Monday 1 February 2010

"the little bit(two inches wide)of Ivory on which I work...."

A portrait of Jane Austen by Cassandra Austen,now in the National Portrait Gallery.This particular drawing was drawn on paper but it serves a similar purpose to those painted on ivory that Jane refers to.

Here is my picture of Jane's portrait .

An example of a miniature portrait painted in watercolours on an oval of ivory at the Victoria and Albert.
Another example of watercolour on ivory.
These two pictures can be found at the Victoria and Albert. There is a whole gallery devoted to miniature portraiture there.

Jane Austen wrote to her nephew, James Edward Austen, on Monday 16th December 1816. She congratulated him on leaving Winchester College and commiserated with him about his time there. Jane writes to him in terms of an equal in novel writing.

“Uncle Henry writes very superior sermons-You and I must try and get hold of one or two and put them into our novels.”

She is an aunt encouraging,  her nephew’s efforts. Then she explains the difference between Uncle Henrys writing and her writing; his is,
“strong, manly , spirited Sketches full of Variety and Glow.”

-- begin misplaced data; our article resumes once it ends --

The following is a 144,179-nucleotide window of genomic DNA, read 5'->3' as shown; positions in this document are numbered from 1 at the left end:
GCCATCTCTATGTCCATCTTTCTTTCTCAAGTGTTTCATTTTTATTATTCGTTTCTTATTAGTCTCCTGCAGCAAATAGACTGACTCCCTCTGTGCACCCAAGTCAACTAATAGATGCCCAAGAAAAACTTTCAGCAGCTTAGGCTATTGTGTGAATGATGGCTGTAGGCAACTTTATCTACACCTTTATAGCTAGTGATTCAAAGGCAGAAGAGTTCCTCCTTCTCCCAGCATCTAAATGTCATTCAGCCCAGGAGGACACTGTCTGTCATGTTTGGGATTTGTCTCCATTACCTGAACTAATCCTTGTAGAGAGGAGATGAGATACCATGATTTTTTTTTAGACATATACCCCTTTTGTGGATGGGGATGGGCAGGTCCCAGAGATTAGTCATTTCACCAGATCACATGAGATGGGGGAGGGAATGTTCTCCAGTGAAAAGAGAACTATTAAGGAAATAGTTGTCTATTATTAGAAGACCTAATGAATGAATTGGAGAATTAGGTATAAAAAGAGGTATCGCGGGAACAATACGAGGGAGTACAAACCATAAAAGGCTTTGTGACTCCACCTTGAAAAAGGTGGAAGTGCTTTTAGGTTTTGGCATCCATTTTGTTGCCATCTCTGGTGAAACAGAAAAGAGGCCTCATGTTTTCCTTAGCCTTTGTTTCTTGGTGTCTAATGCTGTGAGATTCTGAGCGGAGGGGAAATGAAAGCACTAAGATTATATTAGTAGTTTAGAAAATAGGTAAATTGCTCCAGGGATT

Hers is comparable to a,
“ little bit(two inches wide) of ivory on which I work with so fine a brush, as produces little effect after much labour?”

It was the practice, in 1816, to paint miniature portraits in fine detail on thin slivers of ivory cut from elephant tusks. They were intended to not only show the likeness of the sitter but also to try and capture their personality.

Thirty one years after Jane wrote her letter, in 1847, Charlotte Bronte has Jayne Eyre using the miniature portrait as a sort of talisman or voodoo to expurge her feelings for Mr Rochester and her thoughts and feelings about Blanche Ingram. She decides to draw a self portrait in chalks on a piece of glass and a portrait in watercolours of Blanche Ingram on , “a piece of smooth ivory.”

Susan Pearce,who has researched the meaning of artefacts, says that objects not only carry messages from their conception and creation, but gain messages as the years and centuries pass. They are handled and used in different contexts and so have new histories and meanings attached to them.
We could say the same of Jane Austen's novels.


Pearce, Susan, Objects as meaning; or narrating the past.
In: Interpreting objects and collections.
Routledge 1994

Bronte,Charlotte, Jayne Ayre
Penguin Classics, London 2006

Le Faye, Deirdre (Ed) Jane Austen’s Letter’s (New Edition)
Oxford University Press 1997

The National Portrait Gallery

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